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5 tips for the new property investor

ninja learning May 25, 2021

When you’re starting out in property investment there are lots of things that may influence you.

  • You may have friends or family who are already in property, so you’ve got some experience to call upon.
  • You may be surrounded by people who see property as a risky thing to do and will keep trying to stop you.
  • You might just have heard about people making a killing in property and got excited about the potential.
  • You could have been watching the property programmes on the TV and kept thinking ‘I could do that’.

There are all kinds of reasons people get into property - and while some people do really well, many more either struggle to make it work for them, or simply get disillusioned and give up.  With several decades of experience here are my top five tips for laying the foundations in property:

1: Do your research

If you were planning to buy a high-priced item you wouldn’t just jump in - you’d do some research into suppliers, models, styles, prices, comparisons, ratings, recommendations.  You need to do that about property too.

Talk to people who have successful property investments and ask them for their advice.  You’ll usually find these people at property networking meetings or exhibitions (obviously not live until the pandemic restrictions are lifted).

Don’t believe everything you see on TV - there are some great ideas, but they don’t show the downside - it doesn’t make good TV!

Find out about different strategies and how they work, before you choose the ones you want to pursue.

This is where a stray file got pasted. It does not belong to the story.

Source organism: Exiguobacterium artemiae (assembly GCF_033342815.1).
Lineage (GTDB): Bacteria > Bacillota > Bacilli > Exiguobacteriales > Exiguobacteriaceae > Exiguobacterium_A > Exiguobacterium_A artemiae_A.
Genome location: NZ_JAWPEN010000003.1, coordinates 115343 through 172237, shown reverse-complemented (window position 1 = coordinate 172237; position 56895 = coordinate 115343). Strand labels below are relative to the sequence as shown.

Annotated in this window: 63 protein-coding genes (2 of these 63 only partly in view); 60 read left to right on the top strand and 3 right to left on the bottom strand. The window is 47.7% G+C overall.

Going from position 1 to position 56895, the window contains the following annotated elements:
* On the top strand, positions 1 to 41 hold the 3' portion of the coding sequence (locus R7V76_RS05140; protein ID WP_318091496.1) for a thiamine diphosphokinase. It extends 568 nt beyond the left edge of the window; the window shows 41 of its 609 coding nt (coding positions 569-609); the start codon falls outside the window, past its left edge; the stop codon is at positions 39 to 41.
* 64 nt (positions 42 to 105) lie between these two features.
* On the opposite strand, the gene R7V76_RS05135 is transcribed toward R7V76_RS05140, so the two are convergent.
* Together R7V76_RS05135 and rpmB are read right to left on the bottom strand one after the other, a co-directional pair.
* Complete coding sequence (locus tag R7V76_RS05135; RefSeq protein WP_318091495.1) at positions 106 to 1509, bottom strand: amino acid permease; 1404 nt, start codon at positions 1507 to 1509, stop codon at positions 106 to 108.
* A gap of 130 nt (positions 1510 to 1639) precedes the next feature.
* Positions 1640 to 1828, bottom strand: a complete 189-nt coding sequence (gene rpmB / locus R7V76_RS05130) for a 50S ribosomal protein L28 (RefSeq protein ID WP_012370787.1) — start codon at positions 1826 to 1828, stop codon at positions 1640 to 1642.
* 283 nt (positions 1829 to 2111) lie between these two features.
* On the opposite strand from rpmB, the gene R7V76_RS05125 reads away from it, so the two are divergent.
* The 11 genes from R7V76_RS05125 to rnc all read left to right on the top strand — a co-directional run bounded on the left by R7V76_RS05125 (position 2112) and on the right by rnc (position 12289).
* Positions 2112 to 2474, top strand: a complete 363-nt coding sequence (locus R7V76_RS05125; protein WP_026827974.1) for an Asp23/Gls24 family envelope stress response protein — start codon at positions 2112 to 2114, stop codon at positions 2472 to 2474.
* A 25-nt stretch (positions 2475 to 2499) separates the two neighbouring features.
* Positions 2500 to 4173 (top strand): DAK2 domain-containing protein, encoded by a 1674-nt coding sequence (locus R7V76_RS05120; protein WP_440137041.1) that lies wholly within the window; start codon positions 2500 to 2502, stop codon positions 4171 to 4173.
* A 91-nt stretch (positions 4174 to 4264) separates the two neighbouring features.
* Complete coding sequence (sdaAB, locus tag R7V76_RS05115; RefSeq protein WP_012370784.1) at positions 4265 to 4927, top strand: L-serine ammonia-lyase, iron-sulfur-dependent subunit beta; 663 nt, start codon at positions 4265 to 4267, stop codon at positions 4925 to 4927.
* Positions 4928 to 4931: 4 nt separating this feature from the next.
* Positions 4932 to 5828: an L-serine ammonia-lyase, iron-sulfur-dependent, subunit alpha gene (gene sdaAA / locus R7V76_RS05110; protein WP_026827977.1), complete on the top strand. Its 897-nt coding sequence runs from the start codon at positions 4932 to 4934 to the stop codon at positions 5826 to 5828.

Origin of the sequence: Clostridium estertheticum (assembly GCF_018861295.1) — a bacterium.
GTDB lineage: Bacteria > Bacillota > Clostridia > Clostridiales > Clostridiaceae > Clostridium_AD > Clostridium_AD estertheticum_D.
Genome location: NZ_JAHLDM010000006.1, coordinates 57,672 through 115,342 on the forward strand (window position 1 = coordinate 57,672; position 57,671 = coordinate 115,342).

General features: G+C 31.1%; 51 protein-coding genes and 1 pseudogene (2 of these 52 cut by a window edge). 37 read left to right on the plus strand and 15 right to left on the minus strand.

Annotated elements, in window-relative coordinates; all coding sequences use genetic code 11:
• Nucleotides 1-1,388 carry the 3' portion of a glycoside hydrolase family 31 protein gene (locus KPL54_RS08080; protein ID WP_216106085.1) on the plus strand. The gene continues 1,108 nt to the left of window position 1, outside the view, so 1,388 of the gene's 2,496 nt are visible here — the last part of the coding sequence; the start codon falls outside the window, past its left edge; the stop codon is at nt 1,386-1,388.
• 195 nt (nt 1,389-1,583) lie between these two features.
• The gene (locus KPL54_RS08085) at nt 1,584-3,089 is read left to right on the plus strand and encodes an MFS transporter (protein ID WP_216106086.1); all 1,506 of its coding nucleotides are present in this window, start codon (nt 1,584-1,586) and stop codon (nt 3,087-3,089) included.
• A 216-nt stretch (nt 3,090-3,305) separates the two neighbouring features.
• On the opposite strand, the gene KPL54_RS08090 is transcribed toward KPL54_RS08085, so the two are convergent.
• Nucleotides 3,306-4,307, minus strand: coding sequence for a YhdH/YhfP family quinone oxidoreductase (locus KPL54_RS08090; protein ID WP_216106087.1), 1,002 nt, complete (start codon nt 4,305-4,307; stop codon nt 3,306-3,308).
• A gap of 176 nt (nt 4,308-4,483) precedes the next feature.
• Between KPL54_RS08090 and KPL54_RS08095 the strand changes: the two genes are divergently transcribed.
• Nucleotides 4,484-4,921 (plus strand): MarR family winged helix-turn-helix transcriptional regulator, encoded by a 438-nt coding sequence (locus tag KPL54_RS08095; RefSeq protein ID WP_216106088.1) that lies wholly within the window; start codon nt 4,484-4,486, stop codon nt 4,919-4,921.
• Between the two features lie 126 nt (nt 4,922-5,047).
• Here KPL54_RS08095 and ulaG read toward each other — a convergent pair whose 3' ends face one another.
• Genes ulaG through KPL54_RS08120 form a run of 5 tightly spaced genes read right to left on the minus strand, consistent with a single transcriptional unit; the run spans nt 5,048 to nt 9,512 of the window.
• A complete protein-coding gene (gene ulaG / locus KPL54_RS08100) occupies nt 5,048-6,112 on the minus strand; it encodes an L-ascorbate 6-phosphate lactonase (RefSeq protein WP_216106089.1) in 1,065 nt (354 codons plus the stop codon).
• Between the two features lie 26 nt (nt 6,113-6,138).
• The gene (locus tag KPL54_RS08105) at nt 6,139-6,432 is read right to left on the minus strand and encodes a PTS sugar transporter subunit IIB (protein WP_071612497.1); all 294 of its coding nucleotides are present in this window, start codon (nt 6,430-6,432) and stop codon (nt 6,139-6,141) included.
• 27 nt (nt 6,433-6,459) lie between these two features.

2: Understand the finances

It’s not just about saving up enough for your first deposit, you need to have a good knowledge of how the buying and selling process works, not least the tax implications for buying/selling a property that is not your main residence.

Don’t ignore alternative funding - a mortgage is not the only way to purchase a property.  You can buy cash (if you have a nice big nest egg) or you can buy like a cash buyer without a big nest egg if you understand bridging finance and have a broker experienced in bridging loans.

If you are considering joint ventures you’ll also need to have a thorough understanding of the FCA regulations in relation to ‘sophisticated’ and ‘unsophisticated’ investors.

3: Choose the right solicitor

If you’re going to do this as an ongoing career, even part-time, you’ll need a solicitor who understands your goals and is part of your ‘team’.  That means, at the very least, a specialist conveyancing expert.  However, if you plan to use bridging finance at all, you’ll need a solicitor who understands this too - as it’s a much faster process (and more complex legally) than a normal mortgage and mainstream conveyancing solicitors aren’t always willing to work fast enough, or cope with the extra  legal work, to give you the flexibility you need.

4: Find your trades team

If you plan to purchase a number of properties, whether to let or to resell, you’re likely to need a reliable team of trades.  We’ve all heard horror stories about plumbers that turn up late and builders that disappear for days mid-project.  

To ensure that you can turn your refurbs and maintenance around quickly and get your properties tenanted or sold, you need a team of people you can trust to turn up, do a good job and leave everything in good order.  Every day with an empty property is money down the drain.

Ask around and find plumbers, electricians, chippies, builders, kitchen/bathroom fitters, painters and decorators who have a good reputation and will do what they say they will - and finish on time.

5: Develop a ‘can do’ attitude

I call this the Millionaire Mindset - and you can read more about it in last month’s blog.  Being able to set goals, create the plans to achieve them and take positive action is essential.  As Dorye Roettger said:

“There are no problems—only opportunities to be creative.”

If you keep that thought in mind, you’ll be on the right track!


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